San Francisco has always prided itself on being in the vanguard of what’s hip and new. If so, the rest of the country should watch out. Corporate sponsors may soon have the opportunity to buy sponsorship rights to the Golden Gate Bridge. One of the nation’s great civic icons may soon be festooned with corporate logos. Justin Berton of the San Francisco Chronicle (November 18, 2006) reports that the Golden Gate Bridge district has hired a consultant to find corporate sponsors to help reduce an $87 million budget deficit.
Bridge authorities will pay $90,000 to Sponsorship Strategies of Novato, California, to “assess the market value of the bridge, as well as the transportation district’s bus and ferry systems.” Nobody is talking specifics, but the idea is that logos from “socially conscious” and enviro-friendly corporations would be placed in strategic locations on the bridge and visitors’ center.
Susan Deluxe, a well-known critic of the Golden Gate Bridge, Highway and Transportation District, says the directors are about to “desecrate the span” with advertising. “Go all the way,” she told the Chronicle, “and tear down the toll booths to make way for an Indian casino.”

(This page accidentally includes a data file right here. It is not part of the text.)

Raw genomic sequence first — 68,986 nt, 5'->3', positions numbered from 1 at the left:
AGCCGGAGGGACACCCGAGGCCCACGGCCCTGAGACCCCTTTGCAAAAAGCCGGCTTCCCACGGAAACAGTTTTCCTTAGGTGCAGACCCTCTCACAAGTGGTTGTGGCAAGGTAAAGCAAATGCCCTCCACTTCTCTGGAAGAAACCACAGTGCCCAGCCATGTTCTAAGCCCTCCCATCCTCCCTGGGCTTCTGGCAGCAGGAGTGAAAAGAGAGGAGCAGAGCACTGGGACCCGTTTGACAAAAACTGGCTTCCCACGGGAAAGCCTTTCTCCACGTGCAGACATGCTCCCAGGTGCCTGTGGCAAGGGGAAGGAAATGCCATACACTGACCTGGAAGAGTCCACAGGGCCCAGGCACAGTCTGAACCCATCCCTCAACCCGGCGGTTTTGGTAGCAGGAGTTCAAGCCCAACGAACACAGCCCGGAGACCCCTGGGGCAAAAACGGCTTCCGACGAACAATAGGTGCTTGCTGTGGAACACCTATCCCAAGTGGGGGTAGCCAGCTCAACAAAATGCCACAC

Affixing corporate logos to civic facilities is actually a growing trend. Squeezed by budget crunches, cities and towns are increasingly pursuing “municipal marketing strategies” that sell off naming rights to parks, buildings and bridges. It’s quite a deal for corporations: Taxpayers shoulder the huge costs of building the civic infrastructure…then a corporate advertiser gets to slap its name on an uncluttered venue for a relative pittance, implicitly taking credit for it. City governments are essentially monetizing our “mind space” by selling access to the proud symbols of our civic life.
I consider the auctioning of “naming rights” to local landmarks, parks and buildings a huge betrayal of citizenship and civic pride. Any healthy city has socially engaged citizen groups working hard to make their hometown a better place to live. When city managers treat civic assets as if they were mere “branding opportunities,” they send an unmistakable signal. What really matters in this city is hard cash from the highest bidder. Taxpayers, citizens — go to the back of the line.
Defenders of “municipal marketing” like to point out that the sponsorship saves taxpayers money. But that presumes that the civic infrastructure ought to be for sale in the first place. It presumes that we want to sell off municipal identity and the symbolic ownership of our civic icons.
The Golden Gate Bridge belongs to all of us — yes, even to visitors who “left their heart in San Francisco” — not to McDonald’s, Apple or Citibank. If corporate advertisers really wish to show their civic commitment, let them donate money or volunteer their time. That’s what public-spirited citizens do. There’s nothing generous or socially conscious or environmentally aware about defacing the Golden Gate Bridge.